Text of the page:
Raising Your AI to Be Ethical and Unbiased (You Know, Like Humans Should Be)

I tend to think of AI as a fresh start, as a way to explore the best parts of ourselves and to create algorithms that help advance humanity in positive ways. I realize that view is fraught with problems, however, ranging from questions of meaning—Who defines the “best” parts of ourselves? Who defines “positive ways”?—to questions of actual intent or impacts. It would be foolish to assume that all scientists are trying to create “good” AI and not “evil,” or that even the best intentions don’t have a chance of turning into Skynet.

Another challenge, especially in personality AI (and associated “make it human” AI specialties), is whether one can make the AI too human. Recent research, such as in Zhao, et al., indicates that allowing AI learning algorithms to go to school by sifting through words and images on the Internet only teaches the AI to be as biased as humans; e.g., to associate females with cooking and shopping. Other research has found racial bias as well (see Thorpe for examples). This only perpetuates gender and racial stereotypes and bias—not something we would think of as humans’ best qualities.

So what’s the solution? To raise our AI the way we would hope to raise our children, as unbiased and accepting of the full diversity of human beings, whether gender, race, sexuality, culture, etc., etc. How “raise our AI” works in the world of programming as opposed to the world of diapers is an open question; however, I think the similarities outweigh the differences. For instance, you would hope that your children would be exposed to many different kinds of people in their everyday lives, and that this would help them become less biased and more accepting of others. AI learning could occur the same way—they could be trained using diverse data that better represent human diversity. Or, perhaps, represents the best of human diversity. Ethically, that might be seen as manipulating data so that we get a desired result, which is true; in this case, however, we’re trying to educate our AI in a forward-thinking, what-we-wish-humans-themselves-to-be kind of way.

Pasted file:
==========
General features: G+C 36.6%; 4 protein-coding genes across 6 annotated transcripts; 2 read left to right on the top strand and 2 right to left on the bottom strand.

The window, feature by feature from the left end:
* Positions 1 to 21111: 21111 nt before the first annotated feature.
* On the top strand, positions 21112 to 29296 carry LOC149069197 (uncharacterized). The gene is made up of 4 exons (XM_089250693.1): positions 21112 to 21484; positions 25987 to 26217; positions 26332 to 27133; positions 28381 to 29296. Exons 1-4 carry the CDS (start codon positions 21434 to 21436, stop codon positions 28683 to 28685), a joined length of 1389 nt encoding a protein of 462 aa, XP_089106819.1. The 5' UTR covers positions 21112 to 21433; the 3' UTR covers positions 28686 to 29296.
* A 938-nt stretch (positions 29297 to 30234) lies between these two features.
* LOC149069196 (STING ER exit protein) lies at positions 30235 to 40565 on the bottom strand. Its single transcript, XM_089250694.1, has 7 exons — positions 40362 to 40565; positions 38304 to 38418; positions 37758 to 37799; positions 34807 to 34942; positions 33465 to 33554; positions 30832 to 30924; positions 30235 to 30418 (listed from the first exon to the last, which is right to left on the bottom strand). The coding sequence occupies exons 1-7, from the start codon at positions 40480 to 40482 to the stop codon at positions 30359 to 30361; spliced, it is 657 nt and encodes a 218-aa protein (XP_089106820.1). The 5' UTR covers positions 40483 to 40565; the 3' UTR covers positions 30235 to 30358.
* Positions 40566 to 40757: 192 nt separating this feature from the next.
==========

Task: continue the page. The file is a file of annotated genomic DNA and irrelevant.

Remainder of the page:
Which, looking at it, almost looks like a kind of do-gooder desire to play god. However, would you rather we developed AI that was prejudiced? That represented the worst of our biases?

More articles on this:
Devlin, “AI programs exhibit racial and gender biases, research reveals”
Kleinman, “Artificial intelligence: How to avoid racist algorithms”

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